We recognize that ion channels are signaling proteins and that it is important that their levels at the cell surface are regulated in order to generate signals appropriate to the needs of a cell. Eukarytoic cells have evolved sophisticated mechanisms that regulate trafficking of ion channels to and out of the plasma membrane. From studies of inherited mutations we now know that disruption of these mechanisms leads to serious diseases. Using the strategy outlined in the schematic, we are studying two ion channels: the ATP-sensitive potassium (KATP) channel and the hERG potassium channel.
The KATP channel controls insulin secretion. Genetic mutations that affect the function or trafficking of this channel cause diseases of abnormal insulin secretion: permanent neonatal diabetes mellitus (PNDM) and congenital hyperinsulinism (CHI). Genome wide association studies demonstrated association of KCNJ11 (a gene encoding the pore forming subunit of the channel) with type-2 diabetes - a disease afflicting 150 million people worldwide, with a predicted increase to 300 millions in 2025.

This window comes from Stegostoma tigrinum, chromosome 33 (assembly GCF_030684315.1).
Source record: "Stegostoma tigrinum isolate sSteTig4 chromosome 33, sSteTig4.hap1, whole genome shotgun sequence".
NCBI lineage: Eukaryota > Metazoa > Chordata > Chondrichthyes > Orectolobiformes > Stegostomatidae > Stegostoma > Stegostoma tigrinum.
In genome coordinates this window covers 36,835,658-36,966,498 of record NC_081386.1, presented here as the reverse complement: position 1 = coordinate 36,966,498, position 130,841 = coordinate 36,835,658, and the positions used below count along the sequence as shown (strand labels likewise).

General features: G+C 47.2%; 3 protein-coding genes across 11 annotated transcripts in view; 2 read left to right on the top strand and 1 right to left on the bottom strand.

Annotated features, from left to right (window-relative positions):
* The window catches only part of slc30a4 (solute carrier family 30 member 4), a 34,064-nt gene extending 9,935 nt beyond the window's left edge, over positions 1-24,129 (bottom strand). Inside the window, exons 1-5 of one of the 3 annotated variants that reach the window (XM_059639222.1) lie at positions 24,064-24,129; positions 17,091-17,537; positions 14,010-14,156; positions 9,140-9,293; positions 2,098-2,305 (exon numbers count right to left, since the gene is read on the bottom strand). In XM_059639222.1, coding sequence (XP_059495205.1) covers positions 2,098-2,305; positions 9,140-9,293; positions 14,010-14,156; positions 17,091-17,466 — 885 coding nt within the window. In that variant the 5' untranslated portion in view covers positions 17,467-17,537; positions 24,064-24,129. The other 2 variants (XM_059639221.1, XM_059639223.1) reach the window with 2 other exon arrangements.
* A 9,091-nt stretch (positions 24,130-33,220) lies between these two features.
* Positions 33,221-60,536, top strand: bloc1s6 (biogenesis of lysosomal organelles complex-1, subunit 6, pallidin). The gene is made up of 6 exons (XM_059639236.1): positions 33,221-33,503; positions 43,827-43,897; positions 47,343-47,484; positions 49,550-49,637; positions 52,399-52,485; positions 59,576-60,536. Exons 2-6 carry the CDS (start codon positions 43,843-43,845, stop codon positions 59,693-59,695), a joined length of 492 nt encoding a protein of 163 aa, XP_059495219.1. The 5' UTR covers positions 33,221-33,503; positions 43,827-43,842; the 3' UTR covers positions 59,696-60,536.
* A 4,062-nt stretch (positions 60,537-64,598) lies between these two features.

Our aim is to understand how trafficking of this channel is controlled in a healthy cell and how trafficking is disrupted in a disease state. Towards this end, we have been using techniques in biochemistry, molecular cell biology and electrophysiology. We have recently started exploring the possibility of using cell penetrating peptides to regulate trafficking, and thereby the function of the channel; such approaches have the potential for development of new drugs. Our studies so far have demonstrated:
The hERG potassium channel plays a key role in cardiac physiology. Genetic mutations as well as some of the commonly used drugs (e.g. Prozac) affect trafficking of the channel, which make hERG an ideal candidate for cell biology research. We have already made significant progress with this channel (unpublished).
Movement of KATP channels to and out of the plasma membrane. Live cell imaging.